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Photos: Gallery | Colorado Springs Gazette, News

A Look Back

Images from Colorado Springs' past

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Members of the Manitou High School basketball team pose with a man identified as Professor Maize in this 1906 photograph. Standing in the center with the ball is Art Douglass. RAY TURNER PHOTOGRAPH COLLECTION, COURTESY OF PIKES PEAK LIBRARY DISTRICT, 487-114

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The interior of the Burns Building (Chief Theater) during its demolition in April 1973. James Burns built Theatre Beautiful, which opened in Colorado Springs on May 8, 1912. In 1928, the theater was converted into a moving-picture house, the Burns Theater. The Burns later became the Chief, which fell into disrepair. When the Exchange National Bank bought it in the early 1970s, it was estimated it would cost as much as $3.5 million to repair. So Exchange National tore it down to create a drive-up bank. MYRON WOOD COLLECTION, COURTESY OF PIKES PEAK LIBRARY DISTRICT, 002-1469

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“Yours truly, Mrs. Emma F. Langdon” is written on this card under the print. The photo is from Langdon’s book, “The Cripple Creek Strike: A History of Industrial Wars in Colorado, 1903-4-5” Langdon worked at the Victor Daily Record, a pro-union newspaper in Victor. MARGARETTA M. BOAS PHOTOGRAPH COLLECTION, COURTESY OF PIKES PEAK LIBRARY DISTRICT, 001-11152

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The entrance to the former Knights of Columbus building on Kiowa Street is seen in this 1978 photograph. From its 1928 construction until its sale in 1937, this building served as the lodge hall for the Knights of Columbus, Colorado Springs Council 582, according to information on the city of Colorado Springs website. Chartered with 25 members in 1901, it was the first council in Colorado. The fraternal organization met in various buildings until a 1924 fundraising drive produced this building, the online history says. It was one of the last commissions of acclaimed architect Thomas MacLaren. Starting in 1937, it was used to house the Colorado Springs Pioneer Association’s historical collection, which formed the foundation of the Colorado Springs Pioneers Museum, now in the 1903 El Paso County Courthouse on Tejon Street. The Pikes Peak Library District now owns the Kiowa building. PHOTO BY MYRON WOOD, COURTESY OF PIKES PEAK LIBRARY DISTRICT, 002-2654

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A young man pours toppings on an enormous sundae in this April 1961 photograph while others watch. Stainless steel equipment in the background has the sign “Lyons Root Beer Ice Cold.” The location of the photo is identified on the back as Rastall Center, The Colorado College. CC was established in 1874 as a coeducational institution two years before Colorado became a state, according to a history on the school’s website. The college’s first building, Cutler Hall, was occupied in 1880; the first bachelor’s degrees were conferred in 1882. Since the mid-1950s, the campus has been almost entirely rebuilt. PHOTO BY MYRON WOOD, COURTESY OF PIKES PEAK LIBRARY DISTRICT, 002-3090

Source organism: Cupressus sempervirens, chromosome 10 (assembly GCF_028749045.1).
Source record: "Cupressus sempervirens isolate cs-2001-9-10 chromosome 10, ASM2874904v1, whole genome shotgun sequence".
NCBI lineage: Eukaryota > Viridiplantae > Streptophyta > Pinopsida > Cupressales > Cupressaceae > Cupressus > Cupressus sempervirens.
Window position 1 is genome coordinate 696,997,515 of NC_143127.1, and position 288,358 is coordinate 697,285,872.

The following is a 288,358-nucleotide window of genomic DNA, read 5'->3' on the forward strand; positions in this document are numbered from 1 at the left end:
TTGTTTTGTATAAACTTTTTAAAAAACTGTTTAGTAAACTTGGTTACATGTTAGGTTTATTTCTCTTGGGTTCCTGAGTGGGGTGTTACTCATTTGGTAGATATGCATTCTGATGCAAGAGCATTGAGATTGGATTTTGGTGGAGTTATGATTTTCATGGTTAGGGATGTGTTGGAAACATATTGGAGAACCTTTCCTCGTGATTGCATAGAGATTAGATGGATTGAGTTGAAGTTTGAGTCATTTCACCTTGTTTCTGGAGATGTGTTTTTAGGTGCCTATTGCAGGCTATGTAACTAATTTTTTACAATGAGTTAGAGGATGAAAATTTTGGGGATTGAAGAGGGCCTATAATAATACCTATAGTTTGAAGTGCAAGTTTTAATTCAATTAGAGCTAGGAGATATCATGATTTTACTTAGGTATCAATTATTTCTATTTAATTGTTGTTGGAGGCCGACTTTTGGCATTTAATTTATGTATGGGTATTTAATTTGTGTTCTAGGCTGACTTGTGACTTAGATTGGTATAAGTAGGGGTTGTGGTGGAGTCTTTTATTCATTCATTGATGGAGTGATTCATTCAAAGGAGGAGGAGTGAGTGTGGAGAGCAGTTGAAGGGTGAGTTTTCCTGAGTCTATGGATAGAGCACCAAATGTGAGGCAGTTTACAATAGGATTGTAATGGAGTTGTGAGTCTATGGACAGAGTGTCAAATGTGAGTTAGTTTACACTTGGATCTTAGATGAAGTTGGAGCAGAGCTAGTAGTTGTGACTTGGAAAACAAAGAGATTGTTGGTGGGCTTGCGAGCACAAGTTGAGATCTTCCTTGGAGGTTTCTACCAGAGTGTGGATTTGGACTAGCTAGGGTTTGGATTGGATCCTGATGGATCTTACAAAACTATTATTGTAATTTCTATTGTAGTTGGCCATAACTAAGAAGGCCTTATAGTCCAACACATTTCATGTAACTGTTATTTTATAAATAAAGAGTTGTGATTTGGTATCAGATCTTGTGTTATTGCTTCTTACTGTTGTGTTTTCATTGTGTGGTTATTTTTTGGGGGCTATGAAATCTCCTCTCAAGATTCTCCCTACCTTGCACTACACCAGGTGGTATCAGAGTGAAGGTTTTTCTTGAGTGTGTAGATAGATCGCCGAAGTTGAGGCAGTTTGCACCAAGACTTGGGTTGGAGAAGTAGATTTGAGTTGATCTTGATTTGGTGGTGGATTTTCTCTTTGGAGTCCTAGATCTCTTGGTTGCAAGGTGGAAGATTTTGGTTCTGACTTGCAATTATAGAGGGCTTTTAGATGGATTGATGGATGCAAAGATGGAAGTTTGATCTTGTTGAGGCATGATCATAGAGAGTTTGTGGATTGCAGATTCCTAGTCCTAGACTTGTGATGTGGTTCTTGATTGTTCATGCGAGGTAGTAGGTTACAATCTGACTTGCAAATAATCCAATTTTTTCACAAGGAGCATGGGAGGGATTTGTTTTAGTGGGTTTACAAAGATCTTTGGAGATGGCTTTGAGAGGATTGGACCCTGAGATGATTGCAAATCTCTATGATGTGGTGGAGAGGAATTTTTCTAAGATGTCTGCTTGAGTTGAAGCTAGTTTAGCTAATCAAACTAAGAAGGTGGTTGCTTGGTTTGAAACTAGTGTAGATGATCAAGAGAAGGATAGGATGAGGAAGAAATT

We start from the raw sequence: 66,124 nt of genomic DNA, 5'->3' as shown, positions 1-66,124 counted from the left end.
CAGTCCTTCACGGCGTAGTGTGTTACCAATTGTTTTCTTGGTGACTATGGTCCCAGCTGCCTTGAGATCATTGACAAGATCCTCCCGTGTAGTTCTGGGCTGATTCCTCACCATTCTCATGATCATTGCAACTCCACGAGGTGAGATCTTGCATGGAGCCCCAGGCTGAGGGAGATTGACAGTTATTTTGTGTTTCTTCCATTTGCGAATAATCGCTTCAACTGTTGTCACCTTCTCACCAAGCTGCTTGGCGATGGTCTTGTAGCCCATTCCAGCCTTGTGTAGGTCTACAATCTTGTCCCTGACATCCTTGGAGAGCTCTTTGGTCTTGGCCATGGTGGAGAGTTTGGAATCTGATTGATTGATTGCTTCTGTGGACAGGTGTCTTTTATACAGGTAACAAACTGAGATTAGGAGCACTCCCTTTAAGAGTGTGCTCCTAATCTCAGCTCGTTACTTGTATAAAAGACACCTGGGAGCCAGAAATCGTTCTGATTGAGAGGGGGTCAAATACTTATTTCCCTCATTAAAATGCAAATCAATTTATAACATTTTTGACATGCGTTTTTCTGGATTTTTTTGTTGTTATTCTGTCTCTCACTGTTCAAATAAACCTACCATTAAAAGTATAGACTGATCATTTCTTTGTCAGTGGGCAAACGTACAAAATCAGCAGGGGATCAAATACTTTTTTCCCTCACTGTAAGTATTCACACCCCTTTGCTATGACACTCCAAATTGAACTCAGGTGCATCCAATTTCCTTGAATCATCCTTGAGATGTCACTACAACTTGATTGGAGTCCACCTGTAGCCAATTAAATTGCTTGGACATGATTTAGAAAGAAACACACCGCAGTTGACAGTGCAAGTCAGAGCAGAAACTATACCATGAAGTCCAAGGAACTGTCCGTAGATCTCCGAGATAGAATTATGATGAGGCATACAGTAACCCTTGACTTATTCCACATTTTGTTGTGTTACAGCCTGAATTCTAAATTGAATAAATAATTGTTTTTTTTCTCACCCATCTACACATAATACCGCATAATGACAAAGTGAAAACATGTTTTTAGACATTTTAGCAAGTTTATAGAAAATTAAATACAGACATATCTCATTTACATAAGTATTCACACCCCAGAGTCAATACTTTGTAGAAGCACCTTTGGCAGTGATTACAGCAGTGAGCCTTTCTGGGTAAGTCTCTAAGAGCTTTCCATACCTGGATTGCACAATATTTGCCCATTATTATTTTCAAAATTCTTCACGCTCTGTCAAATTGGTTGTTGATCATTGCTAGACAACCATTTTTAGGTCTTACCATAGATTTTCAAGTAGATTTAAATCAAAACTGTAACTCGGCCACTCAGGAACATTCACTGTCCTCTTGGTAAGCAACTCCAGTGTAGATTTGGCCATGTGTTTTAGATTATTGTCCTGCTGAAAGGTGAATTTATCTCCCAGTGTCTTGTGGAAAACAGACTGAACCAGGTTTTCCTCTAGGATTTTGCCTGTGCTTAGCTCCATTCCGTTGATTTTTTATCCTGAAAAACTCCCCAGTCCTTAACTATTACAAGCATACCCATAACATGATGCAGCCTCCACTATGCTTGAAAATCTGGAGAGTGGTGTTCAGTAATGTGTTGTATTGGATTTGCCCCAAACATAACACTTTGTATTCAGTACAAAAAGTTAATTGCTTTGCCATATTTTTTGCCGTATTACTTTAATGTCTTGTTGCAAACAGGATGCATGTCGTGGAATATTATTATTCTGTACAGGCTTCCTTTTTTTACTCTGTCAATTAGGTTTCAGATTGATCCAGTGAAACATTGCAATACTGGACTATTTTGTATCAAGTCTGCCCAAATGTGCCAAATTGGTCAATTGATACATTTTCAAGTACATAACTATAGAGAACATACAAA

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Arlene Sandison plays the accordion while sitting in a front-porch swing at 311 Mesa Road in this July 1, 1956, photograph. The sheet music is titled “Eagerville Waltz.” The accordion was invented by Friedrich Buschmann in 1822 in Berlin, according to the online OnMusic Dictionary. He called it the Handäoline. In 1829, Cyrillus Damian of Vienna created another version of the instrument and called it the accordion because of the addition of buttons, played by the left hand, that sounded chords. (“Accord” is the French term for chord.) PHOTO BY MYRON WOOD, COURTESY OF PIKES PEAK LIBRARY DISTRICT, 002-10787

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Men stand in front of The Board of Trade and Mining Exchange in this photograph from the early 1900s. The Mining Exchange building was opened in 1901 by mining baron Winfield Scott Stratton and originally housed the Colorado Springs Mining Exchange, a stock market where mining corporations shares were traded. The building was gutted and renovated to transform it into The Mining Exchange, A Wyndham Grand Hotel & Spa, which opened in 2012. CARL MATTHEWS PHOTOGRAPH COLLECTION, COURTESY OF PIKES PEAK LIBRARY DISTRICT, 005-527

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